IBM fleshes out Competition on Demand
One for the Utilitarians
IBM has highlighted what it sees as its central role in 'eBusiness On Demand', with companies paying for IT requirements as a variable cost that falls and rises with use. But the outlook seems to suggest that a vast number of information utilities will evolve, and rivals such as Sun are likely to give IBM a run for its money.
IBM's On Demand strategy is obviously a self-serving vision; one that plays to IBM's largess and its hubris, and big business is probably going to eat it up. But if IBM thinks there won't be numerous information utilities established, and cut-throat competition among them, it is overlooking a serious factor.
One only need look at the commercialization of the Internet, and the proliferation of some 10,000 service providers in the US alone in the 1990s, to see what is going to happen. Many predicted rapid consolidation among ISPs, especially as AT&T, AOL, MSN, and others joined in. But it didn't happen, because big email and web service providers don't cover every niche, and they don't please every potential customer. Information utilities, if they are created and thrive, will be no different.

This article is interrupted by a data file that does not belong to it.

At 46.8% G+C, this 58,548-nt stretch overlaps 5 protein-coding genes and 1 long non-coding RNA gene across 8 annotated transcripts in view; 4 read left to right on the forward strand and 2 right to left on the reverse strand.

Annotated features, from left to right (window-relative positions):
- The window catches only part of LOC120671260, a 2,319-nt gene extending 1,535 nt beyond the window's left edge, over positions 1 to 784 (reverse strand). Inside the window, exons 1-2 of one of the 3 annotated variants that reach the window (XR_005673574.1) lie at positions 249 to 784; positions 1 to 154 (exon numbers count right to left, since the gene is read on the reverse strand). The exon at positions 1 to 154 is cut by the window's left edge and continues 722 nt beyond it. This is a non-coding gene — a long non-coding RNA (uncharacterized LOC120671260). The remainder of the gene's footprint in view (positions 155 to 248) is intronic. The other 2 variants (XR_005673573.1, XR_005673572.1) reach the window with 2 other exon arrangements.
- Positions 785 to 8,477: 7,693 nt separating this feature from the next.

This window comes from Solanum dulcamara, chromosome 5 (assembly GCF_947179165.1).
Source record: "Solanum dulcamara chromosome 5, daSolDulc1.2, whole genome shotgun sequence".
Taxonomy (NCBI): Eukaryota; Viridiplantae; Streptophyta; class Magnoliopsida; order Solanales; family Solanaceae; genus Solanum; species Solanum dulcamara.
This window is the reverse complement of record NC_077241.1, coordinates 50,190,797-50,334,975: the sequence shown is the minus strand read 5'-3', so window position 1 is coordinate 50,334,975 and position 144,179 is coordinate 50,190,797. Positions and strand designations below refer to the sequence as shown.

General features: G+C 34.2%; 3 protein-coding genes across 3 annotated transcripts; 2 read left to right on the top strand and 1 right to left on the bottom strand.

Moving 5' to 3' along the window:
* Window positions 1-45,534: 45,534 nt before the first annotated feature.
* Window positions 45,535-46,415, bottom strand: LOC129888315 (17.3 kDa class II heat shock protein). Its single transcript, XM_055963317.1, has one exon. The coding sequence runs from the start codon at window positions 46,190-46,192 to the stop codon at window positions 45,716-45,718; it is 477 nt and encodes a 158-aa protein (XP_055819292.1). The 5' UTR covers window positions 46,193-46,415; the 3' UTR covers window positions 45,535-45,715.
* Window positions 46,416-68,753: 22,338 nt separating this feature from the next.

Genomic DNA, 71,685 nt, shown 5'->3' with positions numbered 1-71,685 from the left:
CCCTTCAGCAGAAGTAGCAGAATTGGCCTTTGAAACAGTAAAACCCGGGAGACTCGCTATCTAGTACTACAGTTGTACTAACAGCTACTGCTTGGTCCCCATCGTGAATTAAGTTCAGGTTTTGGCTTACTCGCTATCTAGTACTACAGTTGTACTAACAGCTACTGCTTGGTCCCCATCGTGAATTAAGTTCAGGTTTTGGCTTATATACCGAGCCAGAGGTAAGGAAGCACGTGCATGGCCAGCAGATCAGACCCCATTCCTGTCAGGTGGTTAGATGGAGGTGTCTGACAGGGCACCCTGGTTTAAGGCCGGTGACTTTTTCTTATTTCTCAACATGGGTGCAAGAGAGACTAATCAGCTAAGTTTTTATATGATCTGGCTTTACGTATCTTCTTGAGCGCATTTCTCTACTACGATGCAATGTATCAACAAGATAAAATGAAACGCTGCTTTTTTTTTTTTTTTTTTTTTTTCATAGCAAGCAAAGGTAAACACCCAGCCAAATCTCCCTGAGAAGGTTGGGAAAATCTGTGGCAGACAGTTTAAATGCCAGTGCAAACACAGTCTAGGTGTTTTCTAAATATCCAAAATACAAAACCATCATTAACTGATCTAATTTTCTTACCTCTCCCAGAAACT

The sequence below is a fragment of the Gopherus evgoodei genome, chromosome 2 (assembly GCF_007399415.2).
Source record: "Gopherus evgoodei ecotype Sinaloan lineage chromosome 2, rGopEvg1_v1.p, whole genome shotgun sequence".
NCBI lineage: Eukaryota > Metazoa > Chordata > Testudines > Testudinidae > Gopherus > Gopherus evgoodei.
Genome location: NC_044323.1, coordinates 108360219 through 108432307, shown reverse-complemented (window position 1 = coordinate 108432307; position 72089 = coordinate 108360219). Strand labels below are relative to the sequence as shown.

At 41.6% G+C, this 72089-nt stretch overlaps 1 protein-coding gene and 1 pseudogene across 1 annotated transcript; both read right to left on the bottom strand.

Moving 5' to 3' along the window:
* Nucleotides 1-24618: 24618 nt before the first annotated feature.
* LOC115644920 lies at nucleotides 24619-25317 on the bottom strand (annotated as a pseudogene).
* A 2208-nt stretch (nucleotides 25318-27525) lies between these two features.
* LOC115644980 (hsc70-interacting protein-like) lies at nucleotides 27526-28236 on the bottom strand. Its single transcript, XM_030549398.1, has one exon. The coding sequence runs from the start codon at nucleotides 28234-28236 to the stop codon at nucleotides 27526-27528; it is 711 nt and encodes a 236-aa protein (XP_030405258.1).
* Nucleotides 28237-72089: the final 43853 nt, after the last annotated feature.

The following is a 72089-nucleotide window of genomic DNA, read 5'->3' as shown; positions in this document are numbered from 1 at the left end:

Big companies will build their own utilities or have IBM Global Services or Electronic Data Systems do it, but most companies will probably just find a service provider to augment their internal machines and their applications. A large part of what On Demand is about is fulfilling the promise of application service providers. We've heard all of this before. But now the distributed computing and application service providing vision has been jacked up one level to Java and .NET Web services and implemented (in theory) with grid computing, resource virtualization, and autonomic-systems-management technologies.
None of this is really available today, but pieces of it are. You can do some On Demand stuff today with IBM gear, and Hewlett Packard and Sun Microsystems also have some relevant offerings, by virtue of their Utility Data Center and N1 efforts. To HP's credit, UDC is a real product today, but HP doesn't seem to know how to sell it. Sun ruled the ISP business for years, and that is what fueled its growth. If utilities proliferate and Sun can get its N1 products out the door, it has every shot at giving IBM a run for its money.
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